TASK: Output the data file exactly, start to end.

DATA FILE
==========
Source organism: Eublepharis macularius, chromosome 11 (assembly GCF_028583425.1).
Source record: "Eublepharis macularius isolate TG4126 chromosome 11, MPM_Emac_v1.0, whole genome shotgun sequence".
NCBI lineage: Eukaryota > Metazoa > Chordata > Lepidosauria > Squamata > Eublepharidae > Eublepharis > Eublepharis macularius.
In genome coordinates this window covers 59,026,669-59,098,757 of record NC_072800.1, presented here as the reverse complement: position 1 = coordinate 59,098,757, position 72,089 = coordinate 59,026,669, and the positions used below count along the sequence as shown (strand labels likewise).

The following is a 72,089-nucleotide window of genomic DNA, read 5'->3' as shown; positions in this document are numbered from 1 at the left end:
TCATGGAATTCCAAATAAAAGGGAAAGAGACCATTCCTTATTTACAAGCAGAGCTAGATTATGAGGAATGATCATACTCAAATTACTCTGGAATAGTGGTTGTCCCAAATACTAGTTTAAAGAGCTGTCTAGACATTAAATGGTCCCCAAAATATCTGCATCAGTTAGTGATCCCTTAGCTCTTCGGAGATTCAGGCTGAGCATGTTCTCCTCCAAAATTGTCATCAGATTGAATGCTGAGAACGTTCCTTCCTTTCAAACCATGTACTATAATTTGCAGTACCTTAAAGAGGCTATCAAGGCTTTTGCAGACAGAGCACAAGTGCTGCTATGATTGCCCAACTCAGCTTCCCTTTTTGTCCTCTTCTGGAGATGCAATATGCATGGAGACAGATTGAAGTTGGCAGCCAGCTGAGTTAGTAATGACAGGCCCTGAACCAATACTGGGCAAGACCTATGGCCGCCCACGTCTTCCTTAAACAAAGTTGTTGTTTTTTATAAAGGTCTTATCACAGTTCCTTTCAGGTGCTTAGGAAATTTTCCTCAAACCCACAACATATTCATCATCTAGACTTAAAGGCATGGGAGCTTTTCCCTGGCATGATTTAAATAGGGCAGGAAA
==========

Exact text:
Source organism: Eublepharis macularius, chromosome 11 (assembly GCF_028583425.1).
Source record: "Eublepharis macularius isolate TG4126 chromosome 11, MPM_Emac_v1.0, whole genome shotgun sequence".
NCBI lineage: Eukaryota > Metazoa > Chordata > Lepidosauria > Squamata > Eublepharidae > Eublepharis > Eublepharis macularius.
In genome coordinates this window covers 59,026,669-59,098,757 of record NC_072800.1, presented here as the reverse complement: position 1 = coordinate 59,098,757, position 72,089 = coordinate 59,026,669, and the positions used below count along the sequence as shown (strand labels likewise).

The following is a 72,089-nucleotide window of genomic DNA, read 5'->3' as shown; positions in this document are numbered from 1 at the left end:
TCATGGAATTCCAAATAAAAGGGAAAGAGACCATTCCTTATTTACAAGCAGAGCTAGATTATGAGGAATGATCATACTCAAATTACTCTGGAATAGTGGTTGTCCCAAATACTAGTTTAAAGAGCTGTCTAGACATTAAATGGTCCCCAAAATATCTGCATCAGTTAGTGATCCCTTAGCTCTTCGGAGATTCAGGCTGAGCATGTTCTCCTCCAAAATTGTCATCAGATTGAATGCTGAGAACGTTCCTTCCTTTCAAACCATGTACTATAATTTGCAGTACCTTAAAGAGGCTATCAAGGCTTTTGCAGACAGAGCACAAGTGCTGCTATGATTGCCCAACTCAGCTTCCCTTTTTGTCCTCTTCTGGAGATGCAATATGCATGGAGACAGATTGAAGTTGGCAGCCAGCTGAGTTAGTAATGACAGGCCCTGAACCAATACTGGGCAAGACCTATGGCCGCCCACGTCTTCCTTAAACAAAGTTGTTGTTTTTTATAAAGGTCTTATCACAGTTCCTTTCAGGTGCTTAGGAAATTTTCCTCAAACCCACAACATATTCATCATCTAGACTTAAAGGCATGGGAGCTTTTCCCTGGCATGATTTAAATAGGGCAGGAAA